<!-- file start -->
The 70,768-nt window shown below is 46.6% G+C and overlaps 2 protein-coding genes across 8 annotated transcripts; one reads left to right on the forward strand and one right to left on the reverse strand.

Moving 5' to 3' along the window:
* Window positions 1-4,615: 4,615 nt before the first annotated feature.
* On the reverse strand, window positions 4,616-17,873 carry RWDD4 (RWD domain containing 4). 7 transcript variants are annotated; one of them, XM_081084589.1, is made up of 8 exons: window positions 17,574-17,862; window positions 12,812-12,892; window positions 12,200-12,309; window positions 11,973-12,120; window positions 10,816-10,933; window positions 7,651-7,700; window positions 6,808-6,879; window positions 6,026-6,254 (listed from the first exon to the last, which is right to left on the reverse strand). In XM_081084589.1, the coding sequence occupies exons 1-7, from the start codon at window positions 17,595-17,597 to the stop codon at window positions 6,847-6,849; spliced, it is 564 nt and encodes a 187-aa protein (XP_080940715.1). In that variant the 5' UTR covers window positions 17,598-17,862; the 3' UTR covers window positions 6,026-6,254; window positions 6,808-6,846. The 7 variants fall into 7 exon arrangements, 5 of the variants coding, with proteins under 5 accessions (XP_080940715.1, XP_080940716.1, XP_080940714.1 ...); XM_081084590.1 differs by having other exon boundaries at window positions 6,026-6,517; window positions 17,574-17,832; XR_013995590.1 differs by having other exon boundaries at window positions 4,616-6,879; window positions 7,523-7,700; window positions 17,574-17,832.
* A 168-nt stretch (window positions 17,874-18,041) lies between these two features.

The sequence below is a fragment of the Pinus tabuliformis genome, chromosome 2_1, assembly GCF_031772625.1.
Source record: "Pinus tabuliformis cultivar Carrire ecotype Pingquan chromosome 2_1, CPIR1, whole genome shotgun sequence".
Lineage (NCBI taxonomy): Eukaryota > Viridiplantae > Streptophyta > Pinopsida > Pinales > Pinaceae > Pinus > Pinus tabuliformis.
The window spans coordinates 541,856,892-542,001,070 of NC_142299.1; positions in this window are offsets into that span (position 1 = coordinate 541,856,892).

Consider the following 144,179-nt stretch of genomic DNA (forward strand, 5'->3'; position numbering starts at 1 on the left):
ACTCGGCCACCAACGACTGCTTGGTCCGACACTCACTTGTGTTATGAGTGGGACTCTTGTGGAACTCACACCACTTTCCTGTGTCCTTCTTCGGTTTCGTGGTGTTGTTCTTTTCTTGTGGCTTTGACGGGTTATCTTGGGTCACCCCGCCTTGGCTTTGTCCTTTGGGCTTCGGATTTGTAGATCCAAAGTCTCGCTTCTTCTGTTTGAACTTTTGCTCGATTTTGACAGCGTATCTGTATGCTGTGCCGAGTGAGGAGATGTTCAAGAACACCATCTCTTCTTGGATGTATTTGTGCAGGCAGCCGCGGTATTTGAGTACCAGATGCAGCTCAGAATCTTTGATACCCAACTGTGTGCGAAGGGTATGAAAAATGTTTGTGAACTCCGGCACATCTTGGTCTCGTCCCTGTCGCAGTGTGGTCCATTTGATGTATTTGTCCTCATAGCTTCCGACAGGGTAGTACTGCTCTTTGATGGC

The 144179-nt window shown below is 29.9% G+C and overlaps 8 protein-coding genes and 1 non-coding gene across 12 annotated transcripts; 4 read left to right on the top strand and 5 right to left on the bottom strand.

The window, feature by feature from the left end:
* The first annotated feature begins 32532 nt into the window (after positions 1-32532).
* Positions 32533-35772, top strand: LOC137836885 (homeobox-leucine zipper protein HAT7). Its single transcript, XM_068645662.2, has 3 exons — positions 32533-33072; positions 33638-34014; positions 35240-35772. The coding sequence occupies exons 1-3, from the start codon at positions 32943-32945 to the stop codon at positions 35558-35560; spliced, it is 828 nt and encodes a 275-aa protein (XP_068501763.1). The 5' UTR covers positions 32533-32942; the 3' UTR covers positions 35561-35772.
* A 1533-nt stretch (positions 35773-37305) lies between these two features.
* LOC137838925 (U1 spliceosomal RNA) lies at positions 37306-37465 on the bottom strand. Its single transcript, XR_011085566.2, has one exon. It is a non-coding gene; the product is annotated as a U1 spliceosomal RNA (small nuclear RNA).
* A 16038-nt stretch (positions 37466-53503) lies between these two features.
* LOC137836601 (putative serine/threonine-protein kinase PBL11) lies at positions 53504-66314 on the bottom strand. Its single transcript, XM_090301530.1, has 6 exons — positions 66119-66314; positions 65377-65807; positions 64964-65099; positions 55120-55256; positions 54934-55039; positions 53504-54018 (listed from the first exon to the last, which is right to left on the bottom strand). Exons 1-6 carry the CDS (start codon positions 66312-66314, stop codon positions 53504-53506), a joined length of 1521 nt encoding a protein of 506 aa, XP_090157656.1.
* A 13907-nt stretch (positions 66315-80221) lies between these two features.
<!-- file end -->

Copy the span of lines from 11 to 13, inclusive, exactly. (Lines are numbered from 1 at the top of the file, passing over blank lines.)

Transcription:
ACTCGGCCACCAACGACTGCTTGGTCCGACACTCACTTGTGTTATGAGTGGGACTCTTGTGGAACTCACACCACTTTCCTGTGTCCTTCTTCGGTTTCGTGGTGTTGTTCTTTTCTTGTGGCTTTGACGGGTTATCTTGGGTCACCCCGCCTTGGCTTTGTCCTTTGGGCTTCGGATTTGTAGATCCAAAGTCTCGCTTCTTCTGTTTGAACTTTTGCTCGATTTTGACAGCGTATCTGTATGCTGTGCCGAGTGAGGAGATGTTCAAGAACACCATCTCTTCTTGGATGTATTTGTGCAGGCAGCCGCGGTATTTGAGTACCAGATGCAGCTCAGAATCTTTGATACCCAACTGTGTGCGAAGGGTATGAAAAATGTTTGTGAACTCCGGCACATCTTGGTCTCGTCCCTGTCGCAGTGTGGTCCATTTGATGTATTTGTCCTCATAGCTTCCGACAGGGTAGTACTGCTCTTTGATGGC

The 144179-nt window shown below is 29.9% G+C and overlaps 8 protein-coding genes and 1 non-coding gene across 12 annotated transcripts; 4 read left to right on the top strand and 5 right to left on the bottom strand.

The window, feature by feature from the left end: